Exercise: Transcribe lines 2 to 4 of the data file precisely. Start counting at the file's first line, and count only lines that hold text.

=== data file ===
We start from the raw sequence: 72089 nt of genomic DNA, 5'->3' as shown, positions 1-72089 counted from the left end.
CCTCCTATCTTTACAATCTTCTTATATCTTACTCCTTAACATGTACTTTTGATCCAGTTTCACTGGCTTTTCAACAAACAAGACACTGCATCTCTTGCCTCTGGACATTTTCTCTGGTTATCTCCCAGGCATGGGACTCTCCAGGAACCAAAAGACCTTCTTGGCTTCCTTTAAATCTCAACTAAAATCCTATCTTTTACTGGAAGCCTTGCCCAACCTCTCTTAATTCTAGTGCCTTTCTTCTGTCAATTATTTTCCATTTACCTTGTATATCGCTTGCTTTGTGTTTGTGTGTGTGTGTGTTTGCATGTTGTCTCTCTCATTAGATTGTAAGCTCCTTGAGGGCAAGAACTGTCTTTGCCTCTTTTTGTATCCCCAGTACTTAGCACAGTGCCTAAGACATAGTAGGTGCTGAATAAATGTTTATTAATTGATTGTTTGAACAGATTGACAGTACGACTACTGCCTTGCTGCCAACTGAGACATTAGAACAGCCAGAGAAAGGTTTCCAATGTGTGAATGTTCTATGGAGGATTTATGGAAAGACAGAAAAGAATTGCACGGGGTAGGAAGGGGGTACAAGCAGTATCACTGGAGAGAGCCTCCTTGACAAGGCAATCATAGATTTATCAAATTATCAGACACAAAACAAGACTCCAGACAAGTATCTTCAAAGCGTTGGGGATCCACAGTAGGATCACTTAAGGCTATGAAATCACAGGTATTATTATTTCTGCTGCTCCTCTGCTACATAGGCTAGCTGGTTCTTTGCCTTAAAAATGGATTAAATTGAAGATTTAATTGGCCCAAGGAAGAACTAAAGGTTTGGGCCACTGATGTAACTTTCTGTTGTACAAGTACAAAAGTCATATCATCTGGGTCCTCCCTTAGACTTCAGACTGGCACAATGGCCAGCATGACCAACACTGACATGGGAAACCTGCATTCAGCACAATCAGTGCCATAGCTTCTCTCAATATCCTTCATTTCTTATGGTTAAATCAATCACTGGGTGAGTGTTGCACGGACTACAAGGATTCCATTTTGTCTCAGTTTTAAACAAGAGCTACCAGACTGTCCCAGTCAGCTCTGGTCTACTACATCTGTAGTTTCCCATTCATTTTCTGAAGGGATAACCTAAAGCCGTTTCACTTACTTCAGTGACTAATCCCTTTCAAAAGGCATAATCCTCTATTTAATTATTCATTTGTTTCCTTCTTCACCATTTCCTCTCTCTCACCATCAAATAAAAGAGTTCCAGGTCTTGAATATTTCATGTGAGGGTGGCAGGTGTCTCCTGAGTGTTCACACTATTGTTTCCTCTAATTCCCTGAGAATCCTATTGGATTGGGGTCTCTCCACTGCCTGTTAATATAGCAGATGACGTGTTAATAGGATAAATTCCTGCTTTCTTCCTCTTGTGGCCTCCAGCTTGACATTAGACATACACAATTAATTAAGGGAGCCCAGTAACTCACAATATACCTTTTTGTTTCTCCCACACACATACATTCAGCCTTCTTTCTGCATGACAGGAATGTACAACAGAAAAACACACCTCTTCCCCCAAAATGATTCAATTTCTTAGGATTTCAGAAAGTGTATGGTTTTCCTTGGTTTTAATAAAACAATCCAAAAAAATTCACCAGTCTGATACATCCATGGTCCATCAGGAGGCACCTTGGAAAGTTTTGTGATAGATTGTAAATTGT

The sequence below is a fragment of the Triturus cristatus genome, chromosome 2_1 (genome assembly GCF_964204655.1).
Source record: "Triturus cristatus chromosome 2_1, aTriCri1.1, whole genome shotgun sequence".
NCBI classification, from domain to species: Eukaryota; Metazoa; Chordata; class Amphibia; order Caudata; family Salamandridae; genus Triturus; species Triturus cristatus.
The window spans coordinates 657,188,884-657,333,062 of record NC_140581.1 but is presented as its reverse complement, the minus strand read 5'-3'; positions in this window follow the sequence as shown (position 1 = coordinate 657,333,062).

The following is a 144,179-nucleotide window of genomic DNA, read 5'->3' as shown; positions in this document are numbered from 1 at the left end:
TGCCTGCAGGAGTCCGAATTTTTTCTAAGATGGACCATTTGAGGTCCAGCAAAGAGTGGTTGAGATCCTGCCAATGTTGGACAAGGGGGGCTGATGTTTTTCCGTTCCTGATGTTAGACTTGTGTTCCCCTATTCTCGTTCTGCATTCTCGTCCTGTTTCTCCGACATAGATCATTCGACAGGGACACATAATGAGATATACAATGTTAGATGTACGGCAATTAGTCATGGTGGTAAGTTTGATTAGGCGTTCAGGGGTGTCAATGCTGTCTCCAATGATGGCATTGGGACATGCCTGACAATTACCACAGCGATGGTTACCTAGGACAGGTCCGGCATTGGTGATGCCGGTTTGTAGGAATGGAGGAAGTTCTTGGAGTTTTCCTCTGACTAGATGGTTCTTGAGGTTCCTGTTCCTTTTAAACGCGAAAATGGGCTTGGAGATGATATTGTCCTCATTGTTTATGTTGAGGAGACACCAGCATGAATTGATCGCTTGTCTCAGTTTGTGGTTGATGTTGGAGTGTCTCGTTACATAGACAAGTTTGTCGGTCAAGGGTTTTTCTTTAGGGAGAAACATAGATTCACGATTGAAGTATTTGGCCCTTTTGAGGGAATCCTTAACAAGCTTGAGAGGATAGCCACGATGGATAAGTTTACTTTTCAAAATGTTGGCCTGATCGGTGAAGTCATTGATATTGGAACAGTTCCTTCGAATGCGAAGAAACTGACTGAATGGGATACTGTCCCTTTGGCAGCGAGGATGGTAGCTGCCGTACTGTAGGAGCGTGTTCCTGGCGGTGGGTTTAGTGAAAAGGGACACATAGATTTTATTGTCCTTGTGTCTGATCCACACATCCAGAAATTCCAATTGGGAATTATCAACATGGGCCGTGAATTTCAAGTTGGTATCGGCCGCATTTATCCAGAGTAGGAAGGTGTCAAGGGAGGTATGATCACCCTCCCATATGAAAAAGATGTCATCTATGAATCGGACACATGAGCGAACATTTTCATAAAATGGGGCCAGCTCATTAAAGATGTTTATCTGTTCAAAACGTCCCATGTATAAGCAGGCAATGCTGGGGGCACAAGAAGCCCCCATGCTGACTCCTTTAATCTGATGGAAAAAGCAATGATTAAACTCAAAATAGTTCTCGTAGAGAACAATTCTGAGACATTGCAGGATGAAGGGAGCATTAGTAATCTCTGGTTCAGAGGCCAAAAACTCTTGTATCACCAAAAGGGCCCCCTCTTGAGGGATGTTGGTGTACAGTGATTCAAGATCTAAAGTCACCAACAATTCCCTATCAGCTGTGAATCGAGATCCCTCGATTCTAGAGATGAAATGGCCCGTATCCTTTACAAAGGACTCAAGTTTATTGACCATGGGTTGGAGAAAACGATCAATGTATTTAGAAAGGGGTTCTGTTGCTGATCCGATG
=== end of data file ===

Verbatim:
CCTCCTATCTTTACAATCTTCTTATATCTTACTCCTTAACATGTACTTTTGATCCAGTTTCACTGGCTTTTCAACAAACAAGACACTGCATCTCTTGCCTCTGGACATTTTCTCTGGTTATCTCCCAGGCATGGGACTCTCCAGGAACCAAAAGACCTTCTTGGCTTCCTTTAAATCTCAACTAAAATCCTATCTTTTACTGGAAGCCTTGCCCAACCTCTCTTAATTCTAGTGCCTTTCTTCTGTCAATTATTTTCCATTTACCTTGTATATCGCTTGCTTTGTGTTTGTGTGTGTGTGTGTTTGCATGTTGTCTCTCTCATTAGATTGTAAGCTCCTTGAGGGCAAGAACTGTCTTTGCCTCTTTTTGTATCCCCAGTACTTAGCACAGTGCCTAAGACATAGTAGGTGCTGAATAAATGTTTATTAATTGATTGTTTGAACAGATTGACAGTACGACTACTGCCTTGCTGCCAACTGAGACATTAGAACAGCCAGAGAAAGGTTTCCAATGTGTGAATGTTCTATGGAGGATTTATGGAAAGACAGAAAAGAATTGCACGGGGTAGGAAGGGGGTACAAGCAGTATCACTGGAGAGAGCCTCCTTGACAAGGCAATCATAGATTTATCAAATTATCAGACACAAAACAAGACTCCAGACAAGTATCTTCAAAGCGTTGGGGATCCACAGTAGGATCACTTAAGGCTATGAAATCACAGGTATTATTATTTCTGCTGCTCCTCTGCTACATAGGCTAGCTGGTTCTTTGCCTTAAAAATGGATTAAATTGAAGATTTAATTGGCCCAAGGAAGAACTAAAGGTTTGGGCCACTGATGTAACTTTCTGTTGTACAAGTACAAAAGTCATATCATCTGGGTCCTCCCTTAGACTTCAGACTGGCACAATGGCCAGCATGACCAACACTGACATGGGAAACCTGCATTCAGCACAATCAGTGCCATAGCTTCTCTCAATATCCTTCATTTCTTATGGTTAAATCAATCACTGGGTGAGTGTTGCACGGACTACAAGGATTCCATTTTGTCTCAGTTTTAAACAAGAGCTACCAGACTGTCCCAGTCAGCTCTGGTCTACTACATCTGTAGTTTCCCATTCATTTTCTGAAGGGATAACCTAAAGCCGTTTCACTTACTTCAGTGACTAATCCCTTTCAAAAGGCATAATCCTCTATTTAATTATTCATTTGTTTCCTTCTTCACCATTTCCTCTCTCTCACCATCAAATAAAAGAGTTCCAGGTCTTGAATATTTCATGTGAGGGTGGCAGGTGTCTCCTGAGTGTTCACACTATTGTTTCCTCTAATTCCCTGAGAATCCTATTGGATTGGGGTCTCTCCACTGCCTGTTAATATAGCAGATGACGTGTTAATAGGATAAATTCCTGCTTTCTTCCTCTTGTGGCCTCCAGCTTGACATTAGACATACACAATTAATTAAGGGAGCCCAGTAACTCACAATATACCTTTTTGTTTCTCCCACACACATACATTCAGCCTTCTTTCTGCATGACAGGAATGTACAACAGAAAAACACACCTCTTCCCCCAAAATGATTCAATTTCTTAGGATTTCAGAAAGTGTATGGTTTTCCTTGGTTTTAATAAAACAATCCAAAAAAATTCACCAGTCTGATACATCCATGGTCCATCAGGAGGCACCTTGGAAAGTTTTGTGATAGATTGTAAATTGT

The sequence below is a fragment of the Triturus cristatus genome, chromosome 2_1 (genome assembly GCF_964204655.1).
Source record: "Triturus cristatus chromosome 2_1, aTriCri1.1, whole genome shotgun sequence".